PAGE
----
Yesterday the Pope gave his latest statements, or rather expressed his insecurities, relating to science.
Normally I am annoyed whenever the Pope makes headlines for stating his points of view, but this time the article hooked me (for one thing, it was in the science section).
“In an age when scientific developments attract and seduce with the possibilities they offer, it’s more important than ever to educate our contemporaries’ consciences so that science does not become the criterion for goodness,” he told scientists.
This caught my attention since it related to my cloned meat arguments of past blog posts. It seems the Pope shares my concern that science will be abused by authority.
Science is highly revered in our society; it is believed to speak the truth, it necessitates extreme academia and is poorly understood by most people, including those in power. Ergo, science has power.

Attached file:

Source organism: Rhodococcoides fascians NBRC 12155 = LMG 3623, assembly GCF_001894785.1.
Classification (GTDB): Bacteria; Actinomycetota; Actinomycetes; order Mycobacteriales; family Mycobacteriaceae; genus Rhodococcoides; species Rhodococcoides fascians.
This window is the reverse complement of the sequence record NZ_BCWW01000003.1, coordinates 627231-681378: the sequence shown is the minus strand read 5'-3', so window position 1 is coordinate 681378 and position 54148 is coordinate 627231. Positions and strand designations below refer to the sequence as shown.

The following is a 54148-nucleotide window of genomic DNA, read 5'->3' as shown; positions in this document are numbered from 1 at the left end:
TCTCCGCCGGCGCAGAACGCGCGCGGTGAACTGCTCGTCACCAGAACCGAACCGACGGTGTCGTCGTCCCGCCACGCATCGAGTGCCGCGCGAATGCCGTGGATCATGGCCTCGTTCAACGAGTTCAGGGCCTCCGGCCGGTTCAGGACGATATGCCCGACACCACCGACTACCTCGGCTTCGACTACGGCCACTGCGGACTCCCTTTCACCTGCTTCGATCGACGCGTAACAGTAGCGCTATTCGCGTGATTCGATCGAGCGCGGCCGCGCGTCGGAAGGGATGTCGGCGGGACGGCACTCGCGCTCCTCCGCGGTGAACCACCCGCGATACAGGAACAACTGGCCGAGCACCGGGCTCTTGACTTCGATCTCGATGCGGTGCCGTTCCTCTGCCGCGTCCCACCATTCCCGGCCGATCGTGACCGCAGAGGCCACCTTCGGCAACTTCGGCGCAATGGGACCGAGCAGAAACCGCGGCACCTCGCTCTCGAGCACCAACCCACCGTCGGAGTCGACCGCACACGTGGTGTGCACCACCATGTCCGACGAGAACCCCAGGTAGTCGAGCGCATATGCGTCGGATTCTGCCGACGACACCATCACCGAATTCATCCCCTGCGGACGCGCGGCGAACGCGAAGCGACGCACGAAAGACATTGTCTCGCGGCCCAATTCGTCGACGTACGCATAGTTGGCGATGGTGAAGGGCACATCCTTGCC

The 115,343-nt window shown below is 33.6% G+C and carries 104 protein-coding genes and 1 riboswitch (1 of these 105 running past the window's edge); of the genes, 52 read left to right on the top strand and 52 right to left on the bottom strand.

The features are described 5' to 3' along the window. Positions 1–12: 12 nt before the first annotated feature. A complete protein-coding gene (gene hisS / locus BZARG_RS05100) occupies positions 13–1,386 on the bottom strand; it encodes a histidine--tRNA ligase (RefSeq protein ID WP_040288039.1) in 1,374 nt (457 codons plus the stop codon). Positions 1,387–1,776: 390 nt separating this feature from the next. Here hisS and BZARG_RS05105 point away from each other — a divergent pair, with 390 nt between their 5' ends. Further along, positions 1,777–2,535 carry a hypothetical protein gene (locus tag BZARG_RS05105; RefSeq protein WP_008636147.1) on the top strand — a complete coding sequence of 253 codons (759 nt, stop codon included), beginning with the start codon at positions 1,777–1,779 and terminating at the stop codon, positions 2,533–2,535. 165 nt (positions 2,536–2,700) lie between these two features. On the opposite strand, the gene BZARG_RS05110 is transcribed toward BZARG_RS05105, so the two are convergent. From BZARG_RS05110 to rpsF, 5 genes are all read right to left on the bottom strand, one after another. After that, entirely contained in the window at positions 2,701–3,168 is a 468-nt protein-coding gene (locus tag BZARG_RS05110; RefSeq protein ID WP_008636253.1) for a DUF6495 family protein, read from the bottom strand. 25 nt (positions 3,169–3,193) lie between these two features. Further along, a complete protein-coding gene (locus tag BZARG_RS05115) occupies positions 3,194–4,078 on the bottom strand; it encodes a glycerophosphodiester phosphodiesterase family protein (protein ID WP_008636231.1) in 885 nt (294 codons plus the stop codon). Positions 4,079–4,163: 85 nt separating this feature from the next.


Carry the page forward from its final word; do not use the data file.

Few people are probably more aware of this than the Pope.
As I discussed earlier, scientific evidence – especially evidence limited to human health – should not be the sole factor in determining policy. I believe it undermines scientific principles and abuses the authority of science. It says, ‘here is irrefutable scientific evidence, you can’t argue with science, so accept what we are saying. I don’t care if you run a democracy.’
The Pope and I are for once on the same page, but I still can’t resist pointing out his irony; the Vatican is the world’s best example of using dogma to govern people.